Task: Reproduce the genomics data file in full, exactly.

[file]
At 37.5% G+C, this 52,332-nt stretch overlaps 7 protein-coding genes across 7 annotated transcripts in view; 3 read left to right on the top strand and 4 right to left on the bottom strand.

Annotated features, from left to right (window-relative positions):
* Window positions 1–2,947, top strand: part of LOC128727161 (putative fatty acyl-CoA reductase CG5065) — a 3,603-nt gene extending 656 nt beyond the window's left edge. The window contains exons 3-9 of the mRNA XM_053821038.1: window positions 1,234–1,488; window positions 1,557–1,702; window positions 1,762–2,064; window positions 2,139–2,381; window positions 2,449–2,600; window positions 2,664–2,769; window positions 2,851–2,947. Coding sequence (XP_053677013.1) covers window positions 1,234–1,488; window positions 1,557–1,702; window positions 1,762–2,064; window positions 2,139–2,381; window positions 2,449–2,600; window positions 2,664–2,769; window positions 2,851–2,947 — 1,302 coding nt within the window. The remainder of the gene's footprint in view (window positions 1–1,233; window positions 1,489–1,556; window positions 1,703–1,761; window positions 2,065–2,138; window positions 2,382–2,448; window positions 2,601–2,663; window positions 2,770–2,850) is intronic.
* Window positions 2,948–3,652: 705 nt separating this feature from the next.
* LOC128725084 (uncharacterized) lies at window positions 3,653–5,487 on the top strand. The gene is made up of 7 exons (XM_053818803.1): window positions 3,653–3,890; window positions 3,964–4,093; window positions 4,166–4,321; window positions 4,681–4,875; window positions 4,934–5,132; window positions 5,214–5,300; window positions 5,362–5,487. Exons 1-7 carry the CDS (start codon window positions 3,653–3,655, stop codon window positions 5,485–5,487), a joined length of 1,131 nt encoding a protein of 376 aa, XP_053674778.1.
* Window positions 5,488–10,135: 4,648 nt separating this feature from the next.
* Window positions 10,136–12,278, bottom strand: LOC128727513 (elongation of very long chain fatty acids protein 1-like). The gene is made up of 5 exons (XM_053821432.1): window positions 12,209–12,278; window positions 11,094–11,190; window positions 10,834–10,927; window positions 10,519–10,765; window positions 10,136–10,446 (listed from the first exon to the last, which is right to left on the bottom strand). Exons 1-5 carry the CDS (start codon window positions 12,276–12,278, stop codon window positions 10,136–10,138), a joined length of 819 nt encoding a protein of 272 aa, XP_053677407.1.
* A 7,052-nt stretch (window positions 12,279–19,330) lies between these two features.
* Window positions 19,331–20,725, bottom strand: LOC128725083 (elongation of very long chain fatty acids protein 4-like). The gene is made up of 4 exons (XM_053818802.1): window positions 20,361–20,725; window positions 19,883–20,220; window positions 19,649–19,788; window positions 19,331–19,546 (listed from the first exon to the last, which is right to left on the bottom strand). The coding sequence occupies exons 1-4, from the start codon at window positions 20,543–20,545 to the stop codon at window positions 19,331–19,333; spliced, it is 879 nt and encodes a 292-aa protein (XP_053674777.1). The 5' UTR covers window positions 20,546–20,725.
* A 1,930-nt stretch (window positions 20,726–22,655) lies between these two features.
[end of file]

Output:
At 37.5% G+C, this 52,332-nt stretch overlaps 7 protein-coding genes across 7 annotated transcripts in view; 3 read left to right on the top strand and 4 right to left on the bottom strand.

Annotated features, from left to right (window-relative positions):
* Window positions 1–2,947, top strand: part of LOC128727161 (putative fatty acyl-CoA reductase CG5065) — a 3,603-nt gene extending 656 nt beyond the window's left edge. The window contains exons 3-9 of the mRNA XM_053821038.1: window positions 1,234–1,488; window positions 1,557–1,702; window positions 1,762–2,064; window positions 2,139–2,381; window positions 2,449–2,600; window positions 2,664–2,769; window positions 2,851–2,947. Coding sequence (XP_053677013.1) covers window positions 1,234–1,488; window positions 1,557–1,702; window positions 1,762–2,064; window positions 2,139–2,381; window positions 2,449–2,600; window positions 2,664–2,769; window positions 2,851–2,947 — 1,302 coding nt within the window. The remainder of the gene's footprint in view (window positions 1–1,233; window positions 1,489–1,556; window positions 1,703–1,761; window positions 2,065–2,138; window positions 2,382–2,448; window positions 2,601–2,663; window positions 2,770–2,850) is intronic.
* Window positions 2,948–3,652: 705 nt separating this feature from the next.
* LOC128725084 (uncharacterized) lies at window positions 3,653–5,487 on the top strand. The gene is made up of 7 exons (XM_053818803.1): window positions 3,653–3,890; window positions 3,964–4,093; window positions 4,166–4,321; window positions 4,681–4,875; window positions 4,934–5,132; window positions 5,214–5,300; window positions 5,362–5,487. Exons 1-7 carry the CDS (start codon window positions 3,653–3,655, stop codon window positions 5,485–5,487), a joined length of 1,131 nt encoding a protein of 376 aa, XP_053674778.1.
* Window positions 5,488–10,135: 4,648 nt separating this feature from the next.
* Window positions 10,136–12,278, bottom strand: LOC128727513 (elongation of very long chain fatty acids protein 1-like). The gene is made up of 5 exons (XM_053821432.1): window positions 12,209–12,278; window positions 11,094–11,190; window positions 10,834–10,927; window positions 10,519–10,765; window positions 10,136–10,446 (listed from the first exon to the last, which is right to left on the bottom strand). Exons 1-5 carry the CDS (start codon window positions 12,276–12,278, stop codon window positions 10,136–10,138), a joined length of 819 nt encoding a protein of 272 aa, XP_053677407.1.
* A 7,052-nt stretch (window positions 12,279–19,330) lies between these two features.
* Window positions 19,331–20,725, bottom strand: LOC128725083 (elongation of very long chain fatty acids protein 4-like). The gene is made up of 4 exons (XM_053818802.1): window positions 20,361–20,725; window positions 19,883–20,220; window positions 19,649–19,788; window positions 19,331–19,546 (listed from the first exon to the last, which is right to left on the bottom strand). The coding sequence occupies exons 1-4, from the start codon at window positions 20,543–20,545 to the stop codon at window positions 19,331–19,333; spliced, it is 879 nt and encodes a 292-aa protein (XP_053674777.1). The 5' UTR covers window positions 20,546–20,725.
* A 1,930-nt stretch (window positions 20,726–22,655) lies between these two features.